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  • CUB 21875



    - and -

    IN THE MATTER of a claim for benefits by
    FILLION, Patrice

    - and -

    IN THE MATTER of an appeal to an Umpire by the Commission
    from a decision by the Board of Referees given at
    Charlesbourg, Québec on January 29, 1991




    DUBÉ, J.

    The Commission is challenging two unanimous decisions of Boards of Referees, which overruled the decisions of the Commission's officer to the effect that the claimants did not prove that they were unemployed because they were working during the periods in question. Payment of their benefits was therefore terminated under sections 8 and 10 of the Unemployment Insurance Act and subsection 44(1) of the Regulations.

    The matter concerns two brothers who worked on a farm belonging to their father. In the case of Patrice Fillion, the years involved were 1987, 1988 and 1990, while for Roger Fillion the two years concerned were 1988 and 1989. Following an investigation by the Commission, the two claimants were retroactively declared not to be unemployed during these periods. The following overpayments resulted from this decision: Patrice Fillion $6,510 for 1987, $11,250 for 1988 and $7,920 for 1990; Roger Fillion $12,728 for 1988 and $10,800 for 1989.

    On September 5, 1990, Patrice Fillion stated to the Commission that over the next few months, he intended to purchase a 50% interest in the farm, with his father. He had already completed three years of training in agricultural technology with this in mind, and had been involved in the operation of the farm as if it were his. However, the farm could not pay him a salary all year round, and he therefore had himself paid a salary by his father for the number of weeks required to become entitled to receive unemployment insurance benefits. He regarded the unpaid part of his work as "volunteer" work to earn his room and board. He thus worked regularly without salary. He and his brother Roger were not hired at the same time. On the cards he returned to the Commission, Patrice did not state that he worked on the farm, since he did not receive any salary, nor did he say anything about this work in his interviews. He maintained, however, that he was available for work, but made only one application for a job.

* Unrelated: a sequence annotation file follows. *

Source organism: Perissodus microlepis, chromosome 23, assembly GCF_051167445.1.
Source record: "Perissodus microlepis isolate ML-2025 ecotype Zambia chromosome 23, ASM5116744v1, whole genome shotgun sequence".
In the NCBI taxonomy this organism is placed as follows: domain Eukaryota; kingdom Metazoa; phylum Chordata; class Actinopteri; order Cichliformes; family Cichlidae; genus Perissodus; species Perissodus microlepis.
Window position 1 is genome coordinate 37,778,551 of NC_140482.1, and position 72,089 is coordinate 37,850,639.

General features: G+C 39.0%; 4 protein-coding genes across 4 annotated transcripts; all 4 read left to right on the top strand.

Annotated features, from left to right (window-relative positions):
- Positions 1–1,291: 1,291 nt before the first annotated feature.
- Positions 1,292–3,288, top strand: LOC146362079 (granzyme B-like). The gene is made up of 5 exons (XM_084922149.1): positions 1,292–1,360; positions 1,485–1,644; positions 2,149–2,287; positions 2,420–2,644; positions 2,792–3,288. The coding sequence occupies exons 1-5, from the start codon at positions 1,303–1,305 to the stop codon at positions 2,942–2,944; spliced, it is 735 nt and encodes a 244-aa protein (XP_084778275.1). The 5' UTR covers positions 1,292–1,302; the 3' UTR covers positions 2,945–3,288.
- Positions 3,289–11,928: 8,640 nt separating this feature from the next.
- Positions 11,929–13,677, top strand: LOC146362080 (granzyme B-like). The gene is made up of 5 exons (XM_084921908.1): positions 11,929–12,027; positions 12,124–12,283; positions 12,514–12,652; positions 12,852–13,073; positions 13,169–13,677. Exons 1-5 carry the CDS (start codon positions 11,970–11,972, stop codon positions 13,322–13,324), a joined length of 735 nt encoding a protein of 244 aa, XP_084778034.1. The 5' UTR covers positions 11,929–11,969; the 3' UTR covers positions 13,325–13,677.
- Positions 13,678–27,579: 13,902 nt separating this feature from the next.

The father's statement to the Commission confirms his son's statement. His two sons were paid in turn. However, there was work for both of them all year round, so that they worked continually. The benefits that the sons received were "a kind of salary".

    Before the two Boards of Referees, the claimant involved, his father and counsel for the claimant were present, and the following facts emerged at the hearing:

    -The claimant lived with his parents.
    -For years the farm had hired one or two persons to do harvesting, planting and construction work.
    -The claimant, being unemployed, was offered a job in June 1988 for a period of 24 weeks. He was laid off and rehired.
    -In the meantime, another person with more experience in mechanics was hired for the summer period.
    -When the claimant was called upon to work on weekends, he was paid and filed his report cards.
    -During his periods of unemployment, the claimant, like his brothers and cousins...
    -His father stated at the hearing that if he did not have help, he would not have hired anyone, but that the work would have taken longer to complete.